Edge Retention 1.5/10 2.5/10
Corrosion resistance 0.5/10 8/10
5160 vs. 420HC

420HC Steel is more corrosion resistant than 5160 steel because it’s stainless steel with over 13% of chromium, while 5160 steel has 0.90%. 420HC blades are therefore more resistant to rust then 5160 blades.

Edge retention is poor for both 5160 and 5420HC, but 5160 and 5160 steels are slightly better than 420HC steels. The 5160 knife steel is easier to sharpen than the 420HC, but this can be explained by the lower hard carbide content.

5160 carbon steel is slightly tougher than or 420HC stainless steel. It is preferred by most bladesmiths as it is easy forge and machine. It is a great choice for swords, katanas, and other applications that require tough steel.

5160 steel vs S30V

5160 steel Steel S30V
Toughness 9.5/10 4/10
Edge Retention 1.5/10 6/10
Corrosion resistance 0.5/10 7.5/10
5160 vs. S30V

S30V Steel is a stainless steel that has 14% chromium. It offers greater corrosion resistance than 5160 steel knife steel. The carbon content of S30V steel is higher at 1.48%, compared to the 0.56% in 5160 steel. This carbon element provides steel with a higher hardness, wear resistance, and enhanced edge retention properties.

S30V steel is a steel metallurgy that has a better alloy composition and performs better than 5160 steel. Because of its balance performance in terms corrosion resistance, edge retention and toughness, S30V steel can be used for most knives.

5160 carbon steel is more durable than S30V steel and will therefore be less likely to crack or chip on impact. 5160 steel can be used for long blades such as swords or katanas, while S30V steel is best for small blades such as pocket knives. Edge retention and corrosion resistance are the most important characteristics of S30V steel.

5160 steel vs D2

5160 steel D2 steel
Toughness 9.5/10 3.5/10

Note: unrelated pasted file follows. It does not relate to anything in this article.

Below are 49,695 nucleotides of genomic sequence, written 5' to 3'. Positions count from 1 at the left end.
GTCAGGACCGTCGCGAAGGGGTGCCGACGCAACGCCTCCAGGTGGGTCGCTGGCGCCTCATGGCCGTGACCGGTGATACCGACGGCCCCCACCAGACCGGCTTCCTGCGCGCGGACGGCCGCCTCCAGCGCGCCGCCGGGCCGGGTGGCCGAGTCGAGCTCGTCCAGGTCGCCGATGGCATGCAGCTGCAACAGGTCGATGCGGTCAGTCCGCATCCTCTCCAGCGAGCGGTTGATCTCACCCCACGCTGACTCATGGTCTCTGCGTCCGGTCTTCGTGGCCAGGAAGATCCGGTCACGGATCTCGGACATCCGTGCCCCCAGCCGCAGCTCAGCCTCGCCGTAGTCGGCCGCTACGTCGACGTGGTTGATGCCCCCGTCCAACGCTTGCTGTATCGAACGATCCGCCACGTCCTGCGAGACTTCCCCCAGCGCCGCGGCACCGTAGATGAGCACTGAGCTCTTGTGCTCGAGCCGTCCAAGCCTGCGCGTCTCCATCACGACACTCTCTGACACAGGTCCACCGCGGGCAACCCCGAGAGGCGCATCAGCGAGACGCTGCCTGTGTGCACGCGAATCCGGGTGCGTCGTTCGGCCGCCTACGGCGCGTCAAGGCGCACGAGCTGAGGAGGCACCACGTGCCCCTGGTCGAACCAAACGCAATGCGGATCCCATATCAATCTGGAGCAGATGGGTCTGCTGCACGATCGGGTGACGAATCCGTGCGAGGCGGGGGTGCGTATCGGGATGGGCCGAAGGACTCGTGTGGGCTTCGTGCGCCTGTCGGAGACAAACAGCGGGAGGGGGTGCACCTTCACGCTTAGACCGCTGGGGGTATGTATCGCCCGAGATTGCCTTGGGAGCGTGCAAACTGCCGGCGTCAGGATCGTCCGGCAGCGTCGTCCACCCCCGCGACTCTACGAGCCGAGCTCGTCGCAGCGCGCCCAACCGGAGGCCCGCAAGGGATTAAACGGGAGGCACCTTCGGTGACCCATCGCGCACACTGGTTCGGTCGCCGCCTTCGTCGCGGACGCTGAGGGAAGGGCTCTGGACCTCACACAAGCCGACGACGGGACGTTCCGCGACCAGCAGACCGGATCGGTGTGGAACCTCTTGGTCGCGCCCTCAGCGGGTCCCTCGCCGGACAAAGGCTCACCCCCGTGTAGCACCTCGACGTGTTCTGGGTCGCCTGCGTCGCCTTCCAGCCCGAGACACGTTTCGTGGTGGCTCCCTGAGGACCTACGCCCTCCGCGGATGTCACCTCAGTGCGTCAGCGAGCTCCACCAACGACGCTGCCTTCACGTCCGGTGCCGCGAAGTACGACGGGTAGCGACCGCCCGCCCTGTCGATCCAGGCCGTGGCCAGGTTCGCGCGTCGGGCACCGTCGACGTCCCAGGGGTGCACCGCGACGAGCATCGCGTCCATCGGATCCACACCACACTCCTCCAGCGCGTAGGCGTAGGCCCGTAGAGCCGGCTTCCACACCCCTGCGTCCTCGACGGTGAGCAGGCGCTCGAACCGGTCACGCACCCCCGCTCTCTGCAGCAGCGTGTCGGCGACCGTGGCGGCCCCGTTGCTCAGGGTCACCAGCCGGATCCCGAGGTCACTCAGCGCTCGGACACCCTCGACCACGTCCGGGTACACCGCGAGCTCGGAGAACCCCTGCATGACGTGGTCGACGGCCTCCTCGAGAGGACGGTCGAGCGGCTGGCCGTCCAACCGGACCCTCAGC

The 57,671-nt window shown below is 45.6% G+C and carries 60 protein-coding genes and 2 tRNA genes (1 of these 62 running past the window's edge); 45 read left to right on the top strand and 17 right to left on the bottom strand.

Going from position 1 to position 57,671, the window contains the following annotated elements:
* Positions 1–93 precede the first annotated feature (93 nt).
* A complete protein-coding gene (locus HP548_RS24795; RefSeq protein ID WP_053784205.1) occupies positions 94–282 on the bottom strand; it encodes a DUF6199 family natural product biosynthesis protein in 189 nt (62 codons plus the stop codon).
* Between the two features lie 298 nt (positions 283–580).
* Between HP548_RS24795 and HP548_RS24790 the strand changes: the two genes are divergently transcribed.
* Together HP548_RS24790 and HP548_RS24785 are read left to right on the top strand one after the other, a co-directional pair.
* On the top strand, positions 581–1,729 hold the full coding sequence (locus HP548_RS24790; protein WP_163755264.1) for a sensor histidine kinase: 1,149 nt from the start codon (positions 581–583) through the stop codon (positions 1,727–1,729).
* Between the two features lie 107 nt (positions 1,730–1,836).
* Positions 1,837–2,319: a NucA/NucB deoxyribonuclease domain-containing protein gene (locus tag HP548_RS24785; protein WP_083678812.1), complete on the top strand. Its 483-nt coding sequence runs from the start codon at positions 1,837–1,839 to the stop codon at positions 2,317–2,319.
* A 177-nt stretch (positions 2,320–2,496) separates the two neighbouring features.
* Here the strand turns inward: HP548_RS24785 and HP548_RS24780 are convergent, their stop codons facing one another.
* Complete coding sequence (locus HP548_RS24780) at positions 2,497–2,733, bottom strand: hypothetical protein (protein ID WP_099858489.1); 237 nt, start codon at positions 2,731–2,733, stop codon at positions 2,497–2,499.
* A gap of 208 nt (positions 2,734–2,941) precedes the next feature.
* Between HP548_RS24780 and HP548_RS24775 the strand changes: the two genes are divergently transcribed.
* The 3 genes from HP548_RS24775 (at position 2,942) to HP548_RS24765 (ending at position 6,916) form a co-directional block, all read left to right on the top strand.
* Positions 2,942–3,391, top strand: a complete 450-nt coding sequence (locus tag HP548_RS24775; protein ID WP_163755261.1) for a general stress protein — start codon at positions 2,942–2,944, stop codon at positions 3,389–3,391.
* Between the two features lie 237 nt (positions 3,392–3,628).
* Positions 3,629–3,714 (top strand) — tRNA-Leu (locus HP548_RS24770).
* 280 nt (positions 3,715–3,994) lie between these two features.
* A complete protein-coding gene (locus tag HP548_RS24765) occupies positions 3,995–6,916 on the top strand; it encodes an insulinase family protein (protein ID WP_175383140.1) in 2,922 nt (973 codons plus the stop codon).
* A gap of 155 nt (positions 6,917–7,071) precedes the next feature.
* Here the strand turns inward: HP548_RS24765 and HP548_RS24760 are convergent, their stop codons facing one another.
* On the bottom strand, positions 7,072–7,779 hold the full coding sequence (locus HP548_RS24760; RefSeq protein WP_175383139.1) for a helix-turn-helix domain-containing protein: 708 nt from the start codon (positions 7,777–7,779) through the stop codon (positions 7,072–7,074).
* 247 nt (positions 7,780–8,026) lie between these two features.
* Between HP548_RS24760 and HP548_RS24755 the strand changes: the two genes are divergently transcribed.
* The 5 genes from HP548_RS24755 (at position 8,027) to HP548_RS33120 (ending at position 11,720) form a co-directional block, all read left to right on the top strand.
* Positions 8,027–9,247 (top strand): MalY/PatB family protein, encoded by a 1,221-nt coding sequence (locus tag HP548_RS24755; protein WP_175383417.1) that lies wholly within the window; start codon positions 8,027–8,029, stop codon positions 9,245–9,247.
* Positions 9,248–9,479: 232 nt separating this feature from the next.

Edge Retention 1.5/10 5/10
Corrosion resistance 0.5/10 4.5/10

HTML2 steel is semi-stainless with 12% chrome content. It offers greater corrosion resistance than 5160 steel, which has 0.9% chromium. D2 steel has a higher carbon content than 5160, which allows D2 blades to retain their edges and resist wear better than 516o blades.

5160 steel, on the other side, is more tough than D2 steel. 5160 knife steel’s toughness is ideal for long blades such as Katanas and swords. D2 is good for pocket knives because of its excellent edge retention and enhanced resistance to corrosion.

Are 5160-grade steels good for knives?

The 5160 steel’s outstanding toughness and wear resistance make it an excellent choice for blades that require high toughness such as survival knives, Kukri knives and bushcraft knives.
If you want a knife that is extremely resistant to corrosion, stain, and edges retention, 5160 alloy steel will not be the right choice.

Is 5160 steel suitable for swords?

5160 steel is a great steel for swords. It has exceptional toughness, so it can withstand high-impact applications. 5160 sword steel can be forge with good heat treatment. This will not only give you excellent toughness, but it also retains your edge much better.

Conclusion

5160 alloy steel is a popular steel because of its toughness. It’s loved by both knife makers and users. This steel was originally intended for leaf spring, but it soon found a home in knife-making and became a well-known knife steel.

It is important to maintain it like other low-chromium alloys of carbon steel. If the knife is left unattended for a prolonged period of time, mineral oil can prevent oxidation.

About the author

Hi, my name is Jaba Ray. I'm a knife expert and researcher. I am the creator of thesandwichknife.com, your one-stop site for everything related to knives. I love people who need suitable steel or knife for their cook because I'm also a food lover. I work with a team of people who've always had a passion for knives and blades on this site.